photo gumbo_zps23bf3402.jpgBrrrr... In the last little bit, it actually finally feels like winter here. We had a lot of sunny days this winter, where the kids were too hot in the sweatshirts I made them wear, days where the weather felt more like April than December. But make no mistake- winter is certainly here now. The house is certainly chillier, and I do what I can to keep the family warmer, hopefully without raising our bills too much.
During the winter, the thing that speaks to me the most is hot soups. Thick hearty soups are best of all, since they warm you inside and out, not to mention tasting delicious, and can often be made very low cost.

I made this superb seafood gumbo recently from broth made from boiling up my salmon scraps(the bones, fins, etc... left after I took all the meat off my salmon heads and bones/tail) with a little salt , but you can make it with any fish broth.
It is very easy to make, and tastes divine, in my opinion.

Unlike most seafood gumbo, this does not contain either meat from animals (so it is suitable for pescetarians) nor shellfish (so it is suitable for those who avoid shellfish). It also is completely grain free and Paleo legal, not to mention low carb and diet friendly in general.
Give it a try! It's delish!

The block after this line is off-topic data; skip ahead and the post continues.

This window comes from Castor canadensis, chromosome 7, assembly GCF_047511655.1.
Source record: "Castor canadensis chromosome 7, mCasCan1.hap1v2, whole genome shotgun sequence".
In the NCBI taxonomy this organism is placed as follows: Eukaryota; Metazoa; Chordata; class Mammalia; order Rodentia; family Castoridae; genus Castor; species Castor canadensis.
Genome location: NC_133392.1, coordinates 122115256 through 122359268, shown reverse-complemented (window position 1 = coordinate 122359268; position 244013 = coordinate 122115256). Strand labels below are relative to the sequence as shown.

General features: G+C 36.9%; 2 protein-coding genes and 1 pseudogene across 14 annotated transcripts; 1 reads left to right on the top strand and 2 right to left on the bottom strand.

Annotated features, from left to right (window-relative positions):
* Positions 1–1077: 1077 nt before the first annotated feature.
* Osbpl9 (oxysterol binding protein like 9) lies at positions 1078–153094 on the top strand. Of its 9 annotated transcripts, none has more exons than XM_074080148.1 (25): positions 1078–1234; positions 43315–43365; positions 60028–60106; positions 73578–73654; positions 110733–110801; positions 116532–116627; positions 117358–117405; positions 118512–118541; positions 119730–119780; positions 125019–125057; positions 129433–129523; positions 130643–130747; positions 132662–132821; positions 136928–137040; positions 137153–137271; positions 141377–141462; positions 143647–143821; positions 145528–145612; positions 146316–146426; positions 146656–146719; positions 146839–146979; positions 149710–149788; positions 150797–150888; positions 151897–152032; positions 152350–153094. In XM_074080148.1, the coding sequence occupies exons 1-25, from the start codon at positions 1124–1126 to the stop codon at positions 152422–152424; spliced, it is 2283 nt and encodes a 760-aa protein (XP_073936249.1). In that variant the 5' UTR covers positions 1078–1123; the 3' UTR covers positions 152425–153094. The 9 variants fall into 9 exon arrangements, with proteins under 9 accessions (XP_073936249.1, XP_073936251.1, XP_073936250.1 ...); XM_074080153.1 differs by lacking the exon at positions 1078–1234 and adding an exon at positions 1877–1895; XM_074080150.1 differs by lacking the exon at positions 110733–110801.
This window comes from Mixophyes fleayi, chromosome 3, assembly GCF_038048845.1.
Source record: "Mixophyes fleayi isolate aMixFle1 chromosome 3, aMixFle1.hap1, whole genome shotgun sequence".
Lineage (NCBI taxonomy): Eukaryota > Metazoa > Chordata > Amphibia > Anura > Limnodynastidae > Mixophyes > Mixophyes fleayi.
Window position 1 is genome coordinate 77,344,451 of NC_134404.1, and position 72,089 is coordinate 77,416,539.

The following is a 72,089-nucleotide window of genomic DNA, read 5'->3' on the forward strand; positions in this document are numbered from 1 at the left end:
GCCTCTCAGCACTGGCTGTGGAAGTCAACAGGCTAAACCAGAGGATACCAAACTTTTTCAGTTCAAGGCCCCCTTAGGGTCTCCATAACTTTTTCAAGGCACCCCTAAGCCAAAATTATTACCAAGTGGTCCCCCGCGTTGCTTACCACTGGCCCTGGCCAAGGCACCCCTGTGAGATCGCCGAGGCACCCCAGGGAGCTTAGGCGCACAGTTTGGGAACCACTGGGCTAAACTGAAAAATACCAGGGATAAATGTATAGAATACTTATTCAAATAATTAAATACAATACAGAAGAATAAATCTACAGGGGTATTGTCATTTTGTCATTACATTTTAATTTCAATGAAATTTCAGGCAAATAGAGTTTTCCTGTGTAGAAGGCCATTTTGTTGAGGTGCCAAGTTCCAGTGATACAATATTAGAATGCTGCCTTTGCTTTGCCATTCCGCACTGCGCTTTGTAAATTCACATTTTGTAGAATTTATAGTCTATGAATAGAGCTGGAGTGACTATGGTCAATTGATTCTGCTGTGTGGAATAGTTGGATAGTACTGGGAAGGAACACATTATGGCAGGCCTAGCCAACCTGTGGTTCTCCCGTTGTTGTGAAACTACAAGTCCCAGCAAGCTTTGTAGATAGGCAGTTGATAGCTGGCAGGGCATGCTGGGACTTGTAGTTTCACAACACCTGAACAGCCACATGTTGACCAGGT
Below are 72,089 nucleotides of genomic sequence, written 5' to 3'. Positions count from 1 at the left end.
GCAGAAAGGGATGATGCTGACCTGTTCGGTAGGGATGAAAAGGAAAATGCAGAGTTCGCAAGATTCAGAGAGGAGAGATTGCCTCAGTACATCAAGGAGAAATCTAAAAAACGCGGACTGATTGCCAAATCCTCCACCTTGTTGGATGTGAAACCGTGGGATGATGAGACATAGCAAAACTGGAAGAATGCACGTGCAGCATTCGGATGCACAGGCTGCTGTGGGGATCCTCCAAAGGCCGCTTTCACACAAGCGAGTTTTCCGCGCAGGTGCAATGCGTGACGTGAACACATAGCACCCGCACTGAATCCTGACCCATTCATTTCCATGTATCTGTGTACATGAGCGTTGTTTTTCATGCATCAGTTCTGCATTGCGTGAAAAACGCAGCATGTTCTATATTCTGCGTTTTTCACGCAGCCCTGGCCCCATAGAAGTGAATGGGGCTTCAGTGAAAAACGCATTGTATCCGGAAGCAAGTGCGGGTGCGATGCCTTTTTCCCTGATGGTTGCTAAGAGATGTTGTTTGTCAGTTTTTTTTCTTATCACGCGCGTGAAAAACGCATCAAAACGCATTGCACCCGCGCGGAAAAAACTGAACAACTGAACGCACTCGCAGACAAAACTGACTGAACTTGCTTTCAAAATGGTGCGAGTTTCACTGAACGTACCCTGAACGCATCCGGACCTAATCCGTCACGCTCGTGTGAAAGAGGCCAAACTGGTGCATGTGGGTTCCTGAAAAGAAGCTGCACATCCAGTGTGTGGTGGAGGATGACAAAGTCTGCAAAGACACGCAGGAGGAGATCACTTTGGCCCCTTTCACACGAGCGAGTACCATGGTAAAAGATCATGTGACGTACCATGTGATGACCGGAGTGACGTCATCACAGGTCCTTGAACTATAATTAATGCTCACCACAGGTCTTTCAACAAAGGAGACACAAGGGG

If you're not a seafood eater, or don't have okra, check out my cactus paddle and chicken gumbo recipe.

Seafood Gumbo Recipe- Made with Salmon Scrap Broth, Paleo Legal, Low Carb

Monday, January 5, 2015

Homemade Plaster of Paris Candle Holders- Without Special Molds

The candle holders we painted at Anneliese's birthday party.
They're really supposed to all be as deep as
 the one on the left, but I ran out of plaster and the stores were closed...
When I was planning Anneliese's birthday party, I decided that I wanted to be decorating candle holders at the party, and I specifically had plaster candle holders in mind. I looked at stores and I looked online, both locally and abroad, to try to find molds to make my own homemade candle holders, but had absolutely no luck finding anything, let alone something inexpensive that I liked...

So I decided to try and figure out how to make my own plaster of Paris candle holders, without any special molds. I'd wing it.